Separate festivals honor African, African American heritage, culture

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Virginia marks pivotal moment when African slaves arrived

Virginia marks pivotal moment when African slaves arrived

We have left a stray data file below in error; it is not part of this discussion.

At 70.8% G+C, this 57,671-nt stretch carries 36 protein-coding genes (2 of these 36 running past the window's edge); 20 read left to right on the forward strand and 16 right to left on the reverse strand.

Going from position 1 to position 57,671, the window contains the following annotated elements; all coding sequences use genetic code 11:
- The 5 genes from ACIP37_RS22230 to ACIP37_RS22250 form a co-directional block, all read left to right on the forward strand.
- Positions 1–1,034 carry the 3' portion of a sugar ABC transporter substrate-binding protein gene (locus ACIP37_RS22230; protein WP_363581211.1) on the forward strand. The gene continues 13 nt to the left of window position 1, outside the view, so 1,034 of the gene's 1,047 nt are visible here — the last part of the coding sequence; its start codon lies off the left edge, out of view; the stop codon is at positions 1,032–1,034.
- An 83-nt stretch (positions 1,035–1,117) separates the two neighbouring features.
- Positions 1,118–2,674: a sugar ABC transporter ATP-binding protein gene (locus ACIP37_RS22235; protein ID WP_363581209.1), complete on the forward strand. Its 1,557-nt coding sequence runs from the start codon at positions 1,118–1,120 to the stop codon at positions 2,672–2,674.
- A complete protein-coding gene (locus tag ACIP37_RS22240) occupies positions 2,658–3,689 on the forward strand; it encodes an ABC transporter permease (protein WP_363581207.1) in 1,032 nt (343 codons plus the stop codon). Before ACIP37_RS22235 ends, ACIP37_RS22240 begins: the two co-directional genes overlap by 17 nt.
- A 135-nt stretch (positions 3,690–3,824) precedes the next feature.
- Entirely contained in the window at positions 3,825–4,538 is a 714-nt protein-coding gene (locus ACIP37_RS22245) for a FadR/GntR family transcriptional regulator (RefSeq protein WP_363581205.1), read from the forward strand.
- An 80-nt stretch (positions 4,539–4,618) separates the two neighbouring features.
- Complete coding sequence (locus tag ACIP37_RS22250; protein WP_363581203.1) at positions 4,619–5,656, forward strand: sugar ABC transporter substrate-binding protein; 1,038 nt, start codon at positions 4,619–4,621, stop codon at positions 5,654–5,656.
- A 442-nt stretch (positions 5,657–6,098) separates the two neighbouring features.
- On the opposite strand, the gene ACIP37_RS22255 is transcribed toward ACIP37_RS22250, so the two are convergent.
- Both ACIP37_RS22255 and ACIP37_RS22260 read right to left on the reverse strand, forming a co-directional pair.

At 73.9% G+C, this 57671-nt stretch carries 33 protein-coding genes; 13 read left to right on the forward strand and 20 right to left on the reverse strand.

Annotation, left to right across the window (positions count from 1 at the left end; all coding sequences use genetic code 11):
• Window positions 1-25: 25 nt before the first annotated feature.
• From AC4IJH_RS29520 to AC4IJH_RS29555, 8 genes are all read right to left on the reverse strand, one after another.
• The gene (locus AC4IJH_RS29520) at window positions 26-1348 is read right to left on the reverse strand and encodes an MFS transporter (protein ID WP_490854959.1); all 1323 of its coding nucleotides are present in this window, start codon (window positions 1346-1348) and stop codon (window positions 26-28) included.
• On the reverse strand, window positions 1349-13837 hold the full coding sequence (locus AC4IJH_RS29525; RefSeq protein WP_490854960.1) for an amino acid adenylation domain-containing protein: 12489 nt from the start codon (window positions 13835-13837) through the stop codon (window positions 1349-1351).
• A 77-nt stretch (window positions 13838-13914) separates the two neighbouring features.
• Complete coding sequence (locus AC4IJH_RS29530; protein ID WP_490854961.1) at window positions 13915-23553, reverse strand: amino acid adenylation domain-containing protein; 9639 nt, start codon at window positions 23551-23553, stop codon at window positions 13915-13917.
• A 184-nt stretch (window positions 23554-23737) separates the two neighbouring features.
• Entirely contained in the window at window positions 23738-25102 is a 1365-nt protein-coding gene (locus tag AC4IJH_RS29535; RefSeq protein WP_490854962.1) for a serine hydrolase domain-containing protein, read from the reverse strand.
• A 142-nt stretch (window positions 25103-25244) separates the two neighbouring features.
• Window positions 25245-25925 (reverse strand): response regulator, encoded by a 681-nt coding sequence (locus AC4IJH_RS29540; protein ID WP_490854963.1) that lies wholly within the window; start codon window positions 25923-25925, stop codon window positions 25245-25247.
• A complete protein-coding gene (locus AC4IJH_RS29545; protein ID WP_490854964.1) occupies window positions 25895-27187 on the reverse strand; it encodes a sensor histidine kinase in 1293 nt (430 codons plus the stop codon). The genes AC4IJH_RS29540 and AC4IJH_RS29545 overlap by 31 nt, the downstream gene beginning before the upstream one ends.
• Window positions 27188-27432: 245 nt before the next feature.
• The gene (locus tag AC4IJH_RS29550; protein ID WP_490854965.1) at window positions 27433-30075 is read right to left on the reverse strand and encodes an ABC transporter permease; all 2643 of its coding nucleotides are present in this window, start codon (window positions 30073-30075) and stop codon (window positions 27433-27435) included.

NORFOLK, Va. (AP) — Four hundred years after American slavery and democratic self-rule were born almost simultaneously in what became the state of Virginia, ceremonies will mark the arrival of enslaved Africans in the mid-Atlantic colony and seek healing from the legacy of bondage that still haunts the nation. Yet the weekend ceremonies in Tidewater Virginia will unfold against the backdrop of rising white nationalism across the country, racist tweets by President Donald Trump, and a lingering scandal surrounding the state’s governor and a blackface photo. The commemoration will include Sunday’s “Healing Day” on the Chesapeake Bay where two ships traded men and women from what’s now Angola for food and supplies from English colonists in August 1619. A bell will ring for four minutes, while churches across the country are expected to join in. Virginia’s two U.S. senators and its governor will make remarks at a Saturday ceremony. And a family that traces its bloodline to those first Africans will hold a reflection at its cemetery on Friday. “This moment means everything to folks like myself who are African American and to the folks on the continent of Africa as well,” said Mary Elliott, curator of American slavery at the Smithsonian’s National Museum of African American History and Culture. “But it should mean something to everybody, regardless of race,” she added, “because it is a moment that defined the nation — what became the nation.” Though little noted at the time, the arrival of the enslaved Africans in England’s first successful colony is now considered a pivotal moment in American history. Englishman John Rolfe documented the landing of the first ship, the White Lion, at what was then called Point Comfort. He wrote that leaders of the colony traded provisions to buy the slaves. From the White Lion and a second ship, English colonists took more than 30 Africans to properties along the James River, including Jamestown. By that time, more than 500,000 enslaved Africans had already crossed the Atlantic to European colonies, but the Africans in Virginia are widely considered the first in English-controlled North America. They came 12 years after the founding of Jamestown, England’s first permanent colony, and weeks after the first English-style legislature was convened there. Quentin Kidd, a political science professor at Christopher Newport University, said the commemoration’s timing “speaks to the very contradictions on race that have been part of this nation from its founding.” “We want to recognize this historic event,” Kidd said. “And at the same time, we have a president who spouts off racist things. And we have a governor who still has not satisfied everybody when it comes to the blackface scandal.” In February, a picture surfaced from Gov. Ralph Northam’s medical school yearbook page showing a man in blackface next to someone in Ku Klux Klan clothing. Northam denies being in the photo. An investigation failed to determine whether he was or not. The Democrat will speak Saturday about “the atrocity of slavery” and “the racial inequities that continue to persist,” his press secretary, Alena Yarmosky, wrote in an email. The 1619 commemoration comes at a time of growing debate over American identity and mounting racial tension, from Washington to the site of a mass shooting in El Paso, Texas. It also follows recent racist tweets from Trump. One called on four Democratic congresswomen to “go back” to their home countries, even though three were born in the U.S. Another tweet attacked Democratic Rep. Elijah Cummings, calling his majority-black Baltimore district a “disgusting, rat and rodent infested mess” where “no human being would want to live.” Yet Trump also signed into law the “400 Years of African-American History Commission Act,” requiring a panel to develop programs that acknowledge the Africans’ arrival and slavery’s impact. Among the commission’s members is Terry E. Brown, the first black superintendent of the Fort Monroe National Monument, a former U.S. military base in Hampton that is on the site of the Africans’ 1619 arrival. “For me, a great nation pays attention and remembers its history no matter how complex it is,” said Brown, who will launch the countdown for the bell ringing on Healing Day. Brown said the idea of Healing Day is for people from all walks of life “to talk, to laugh, to cry and in some small way to break the insidiousness of racism.” “I want the nation to walk away knowing that the contributions of Africans and African Americans in this country are so significant that they warrant an anniversary like this,” he said. Copyright © 2019 The Associated Press. All rights reserved. This material may not be published, broadcast, written or redistributed.